To add CT to the scheme using standard methods of placement of UGO. For end-to-end design, we can set design rules in the scheme (for subsequent verification by DRC). It is convenient to set the rules for locating CT for the class of electrical circuits (in which the tested circuits are included). In the diagram, you can create a circuit class using the Place / Directive / Net Classes directive. The directive can be placed on each chain (which must be included in the class), on the bus (but for this, all the tested chains must first be connected to the bus) and on the Blanket. Blanket is a polygonal area (polygon) created using the Place / Directive / Blanket command (select all the chains for the class as a polygon). Installing a directive on the bus is not necessary - just set the Generate Net Classes for Buses option in the Class Generation tab in the project options. Classes are more convenient to create in the PP topology, but in AD there are problems with automatic changes (when updating the schema from the topology) when working with the classes created in the topology, so we create classes in the schema. To create a rule for placing CT in the class properties (in the Net Classes directive), click the Add as Rule button and then the Edit Rule Values button. In the Testpoint category, select Assembly Testpoint Style and click OK. Then set the rules for placement of CT. In the scheme, the set of rules for CT is slightly smaller than in the topology — here you can specify the size of the points, the grid spacing of the test points (with tolerance), the gaps and the placement side. Since we are considering preparing for testing at the design stage, it is better to place the CT in the grid. For KS-100 holders, the documentation contains step 2.54mm. Set Component Body Clearance (the gap between the control point and the body of the component) is equal to 0.8mm, and Board Edge Clearance - 1mm. The remaining gaps do not need to be specified if we place the CT in the grid.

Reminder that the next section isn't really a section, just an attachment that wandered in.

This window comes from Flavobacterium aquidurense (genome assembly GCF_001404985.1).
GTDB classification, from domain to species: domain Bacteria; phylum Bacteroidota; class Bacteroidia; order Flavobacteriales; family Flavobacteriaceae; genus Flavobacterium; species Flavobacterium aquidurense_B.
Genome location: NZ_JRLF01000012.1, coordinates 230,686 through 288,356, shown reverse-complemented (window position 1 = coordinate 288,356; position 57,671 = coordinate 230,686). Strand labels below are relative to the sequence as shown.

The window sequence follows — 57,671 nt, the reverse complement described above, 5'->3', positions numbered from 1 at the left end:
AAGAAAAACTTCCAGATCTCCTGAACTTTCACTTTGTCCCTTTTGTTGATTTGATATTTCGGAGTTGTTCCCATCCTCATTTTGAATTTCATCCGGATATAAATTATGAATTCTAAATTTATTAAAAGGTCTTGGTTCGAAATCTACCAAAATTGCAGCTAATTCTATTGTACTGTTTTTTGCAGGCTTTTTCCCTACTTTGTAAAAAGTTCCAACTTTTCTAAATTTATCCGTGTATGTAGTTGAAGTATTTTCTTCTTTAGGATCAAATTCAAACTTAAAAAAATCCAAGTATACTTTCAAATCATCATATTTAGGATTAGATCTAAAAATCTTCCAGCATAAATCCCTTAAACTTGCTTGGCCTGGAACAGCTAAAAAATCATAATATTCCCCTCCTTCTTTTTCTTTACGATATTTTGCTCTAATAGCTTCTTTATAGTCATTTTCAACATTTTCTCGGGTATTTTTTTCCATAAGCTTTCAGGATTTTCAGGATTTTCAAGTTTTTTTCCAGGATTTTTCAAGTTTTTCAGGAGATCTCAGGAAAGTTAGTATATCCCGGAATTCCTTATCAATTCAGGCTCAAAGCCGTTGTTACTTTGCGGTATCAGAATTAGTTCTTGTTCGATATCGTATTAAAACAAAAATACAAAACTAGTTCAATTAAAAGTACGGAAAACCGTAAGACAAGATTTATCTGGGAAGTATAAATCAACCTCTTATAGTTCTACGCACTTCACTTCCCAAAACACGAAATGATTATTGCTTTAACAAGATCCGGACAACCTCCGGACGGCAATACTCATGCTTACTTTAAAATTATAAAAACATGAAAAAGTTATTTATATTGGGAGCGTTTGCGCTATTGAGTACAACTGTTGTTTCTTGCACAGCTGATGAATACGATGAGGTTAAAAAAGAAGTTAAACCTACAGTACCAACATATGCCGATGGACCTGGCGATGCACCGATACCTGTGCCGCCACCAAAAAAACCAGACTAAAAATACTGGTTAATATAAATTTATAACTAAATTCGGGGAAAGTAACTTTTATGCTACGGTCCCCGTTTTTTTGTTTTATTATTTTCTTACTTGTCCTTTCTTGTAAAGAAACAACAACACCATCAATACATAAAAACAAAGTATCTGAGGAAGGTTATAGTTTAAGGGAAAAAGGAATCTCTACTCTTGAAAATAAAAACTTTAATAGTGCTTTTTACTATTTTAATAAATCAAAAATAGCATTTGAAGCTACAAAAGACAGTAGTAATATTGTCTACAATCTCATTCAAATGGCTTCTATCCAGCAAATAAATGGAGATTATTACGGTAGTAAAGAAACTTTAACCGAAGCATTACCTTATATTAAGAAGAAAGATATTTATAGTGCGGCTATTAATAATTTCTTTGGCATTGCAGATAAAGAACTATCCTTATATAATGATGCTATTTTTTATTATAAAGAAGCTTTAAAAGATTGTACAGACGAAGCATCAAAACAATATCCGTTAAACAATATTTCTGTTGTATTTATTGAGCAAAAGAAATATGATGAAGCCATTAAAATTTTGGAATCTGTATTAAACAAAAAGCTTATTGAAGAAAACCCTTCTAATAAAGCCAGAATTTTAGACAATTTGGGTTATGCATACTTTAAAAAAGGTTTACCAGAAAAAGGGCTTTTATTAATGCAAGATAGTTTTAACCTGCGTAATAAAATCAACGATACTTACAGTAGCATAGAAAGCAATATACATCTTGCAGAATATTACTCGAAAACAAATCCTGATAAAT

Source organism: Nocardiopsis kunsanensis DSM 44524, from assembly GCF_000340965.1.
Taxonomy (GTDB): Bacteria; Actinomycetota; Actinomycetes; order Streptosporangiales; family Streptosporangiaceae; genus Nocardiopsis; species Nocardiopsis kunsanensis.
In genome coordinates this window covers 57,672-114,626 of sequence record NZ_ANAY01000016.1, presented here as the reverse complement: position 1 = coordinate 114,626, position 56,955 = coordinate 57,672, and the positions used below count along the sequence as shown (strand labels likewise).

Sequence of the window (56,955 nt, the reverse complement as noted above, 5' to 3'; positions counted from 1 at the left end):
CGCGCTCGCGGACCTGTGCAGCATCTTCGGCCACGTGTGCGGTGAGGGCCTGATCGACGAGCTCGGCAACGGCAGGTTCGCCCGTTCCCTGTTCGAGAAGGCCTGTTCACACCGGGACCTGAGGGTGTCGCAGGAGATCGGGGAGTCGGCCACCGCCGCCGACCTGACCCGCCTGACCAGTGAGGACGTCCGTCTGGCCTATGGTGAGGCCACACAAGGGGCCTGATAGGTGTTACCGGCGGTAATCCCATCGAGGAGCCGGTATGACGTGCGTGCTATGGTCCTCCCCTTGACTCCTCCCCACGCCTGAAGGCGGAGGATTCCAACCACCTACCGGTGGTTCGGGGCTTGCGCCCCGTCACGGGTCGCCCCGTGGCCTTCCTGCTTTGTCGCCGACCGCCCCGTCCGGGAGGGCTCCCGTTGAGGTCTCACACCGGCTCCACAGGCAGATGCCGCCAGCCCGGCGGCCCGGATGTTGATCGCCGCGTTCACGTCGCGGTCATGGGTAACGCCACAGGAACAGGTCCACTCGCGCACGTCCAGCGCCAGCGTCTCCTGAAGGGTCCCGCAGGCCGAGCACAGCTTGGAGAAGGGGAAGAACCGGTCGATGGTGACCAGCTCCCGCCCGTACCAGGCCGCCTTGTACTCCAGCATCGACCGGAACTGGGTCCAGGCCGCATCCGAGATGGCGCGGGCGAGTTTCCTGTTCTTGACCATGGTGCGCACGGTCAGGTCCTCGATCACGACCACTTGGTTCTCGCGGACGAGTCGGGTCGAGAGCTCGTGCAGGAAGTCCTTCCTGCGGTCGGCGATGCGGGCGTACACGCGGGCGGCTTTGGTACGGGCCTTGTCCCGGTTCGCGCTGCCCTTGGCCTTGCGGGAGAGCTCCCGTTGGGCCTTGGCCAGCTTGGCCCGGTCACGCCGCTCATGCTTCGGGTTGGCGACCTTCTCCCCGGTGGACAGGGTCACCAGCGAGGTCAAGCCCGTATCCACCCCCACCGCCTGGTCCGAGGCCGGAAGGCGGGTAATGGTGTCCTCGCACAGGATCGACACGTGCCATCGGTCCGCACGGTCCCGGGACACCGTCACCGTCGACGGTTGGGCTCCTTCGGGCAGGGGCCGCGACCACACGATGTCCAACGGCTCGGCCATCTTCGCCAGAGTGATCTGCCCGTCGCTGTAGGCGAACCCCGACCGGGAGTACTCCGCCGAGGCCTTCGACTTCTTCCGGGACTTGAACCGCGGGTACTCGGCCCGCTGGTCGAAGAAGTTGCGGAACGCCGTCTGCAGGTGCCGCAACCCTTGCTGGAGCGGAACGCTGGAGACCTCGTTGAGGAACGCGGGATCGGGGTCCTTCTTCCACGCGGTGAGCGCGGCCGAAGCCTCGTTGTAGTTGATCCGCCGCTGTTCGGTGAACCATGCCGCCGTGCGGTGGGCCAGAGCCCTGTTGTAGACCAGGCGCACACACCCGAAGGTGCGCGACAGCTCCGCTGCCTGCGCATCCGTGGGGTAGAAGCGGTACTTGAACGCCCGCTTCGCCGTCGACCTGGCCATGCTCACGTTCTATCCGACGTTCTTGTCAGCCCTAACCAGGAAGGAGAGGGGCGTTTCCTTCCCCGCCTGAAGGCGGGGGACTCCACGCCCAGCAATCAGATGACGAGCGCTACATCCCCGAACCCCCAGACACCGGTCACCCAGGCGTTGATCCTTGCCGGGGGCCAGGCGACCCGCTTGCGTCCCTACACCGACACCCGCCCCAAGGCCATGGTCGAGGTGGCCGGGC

In order for the classes of circuits created in the diagram to be transferred to the software topology, the Generate Net Classes option must be enabled in the Class Generation tab in the project options (it is usually enabled by default).
Placing control points on the board
CT is placed before the trace, but after placing all the other components on the board. Before placing you need to set the grid spacing of CT (in our case 2.54mm).